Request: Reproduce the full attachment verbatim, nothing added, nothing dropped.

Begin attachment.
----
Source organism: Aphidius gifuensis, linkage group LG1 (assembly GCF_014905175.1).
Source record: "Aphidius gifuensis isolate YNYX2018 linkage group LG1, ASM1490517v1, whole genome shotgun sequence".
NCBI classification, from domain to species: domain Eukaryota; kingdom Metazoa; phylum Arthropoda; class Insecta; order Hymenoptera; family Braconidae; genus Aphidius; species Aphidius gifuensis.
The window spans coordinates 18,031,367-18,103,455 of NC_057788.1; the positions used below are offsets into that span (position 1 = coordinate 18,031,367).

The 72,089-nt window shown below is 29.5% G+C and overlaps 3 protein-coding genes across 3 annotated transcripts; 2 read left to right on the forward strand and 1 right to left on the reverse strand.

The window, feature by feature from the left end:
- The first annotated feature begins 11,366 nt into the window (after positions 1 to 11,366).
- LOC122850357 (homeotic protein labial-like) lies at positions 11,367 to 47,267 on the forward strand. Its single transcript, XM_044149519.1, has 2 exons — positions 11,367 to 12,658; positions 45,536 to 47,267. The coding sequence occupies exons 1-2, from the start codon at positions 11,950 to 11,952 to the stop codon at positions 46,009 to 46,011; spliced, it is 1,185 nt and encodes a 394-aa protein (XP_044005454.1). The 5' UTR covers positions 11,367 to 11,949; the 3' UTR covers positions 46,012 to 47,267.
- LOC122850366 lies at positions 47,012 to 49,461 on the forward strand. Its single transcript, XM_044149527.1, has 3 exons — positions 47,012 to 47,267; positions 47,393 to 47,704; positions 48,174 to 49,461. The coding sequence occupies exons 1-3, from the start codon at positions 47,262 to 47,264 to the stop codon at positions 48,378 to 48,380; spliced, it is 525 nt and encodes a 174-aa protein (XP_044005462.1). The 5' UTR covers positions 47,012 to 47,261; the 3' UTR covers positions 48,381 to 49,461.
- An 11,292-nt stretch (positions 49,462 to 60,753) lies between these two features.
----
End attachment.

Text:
Source organism: Aphidius gifuensis, linkage group LG1 (assembly GCF_014905175.1).
Source record: "Aphidius gifuensis isolate YNYX2018 linkage group LG1, ASM1490517v1, whole genome shotgun sequence".
NCBI classification, from domain to species: domain Eukaryota; kingdom Metazoa; phylum Arthropoda; class Insecta; order Hymenoptera; family Braconidae; genus Aphidius; species Aphidius gifuensis.
The window spans coordinates 18,031,367-18,103,455 of NC_057788.1; the positions used below are offsets into that span (position 1 = coordinate 18,031,367).

The 72,089-nt window shown below is 29.5% G+C and overlaps 3 protein-coding genes across 3 annotated transcripts; 2 read left to right on the forward strand and 1 right to left on the reverse strand.

The window, feature by feature from the left end:
- The first annotated feature begins 11,366 nt into the window (after positions 1 to 11,366).
- LOC122850357 (homeotic protein labial-like) lies at positions 11,367 to 47,267 on the forward strand. Its single transcript, XM_044149519.1, has 2 exons — positions 11,367 to 12,658; positions 45,536 to 47,267. The coding sequence occupies exons 1-2, from the start codon at positions 11,950 to 11,952 to the stop codon at positions 46,009 to 46,011; spliced, it is 1,185 nt and encodes a 394-aa protein (XP_044005454.1). The 5' UTR covers positions 11,367 to 11,949; the 3' UTR covers positions 46,012 to 47,267.
- LOC122850366 lies at positions 47,012 to 49,461 on the forward strand. Its single transcript, XM_044149527.1, has 3 exons — positions 47,012 to 47,267; positions 47,393 to 47,704; positions 48,174 to 49,461. The coding sequence occupies exons 1-3, from the start codon at positions 47,262 to 47,264 to the stop codon at positions 48,378 to 48,380; spliced, it is 525 nt and encodes a 174-aa protein (XP_044005462.1). The 5' UTR covers positions 47,012 to 47,261; the 3' UTR covers positions 48,381 to 49,461.
- An 11,292-nt stretch (positions 49,462 to 60,753) lies between these two features.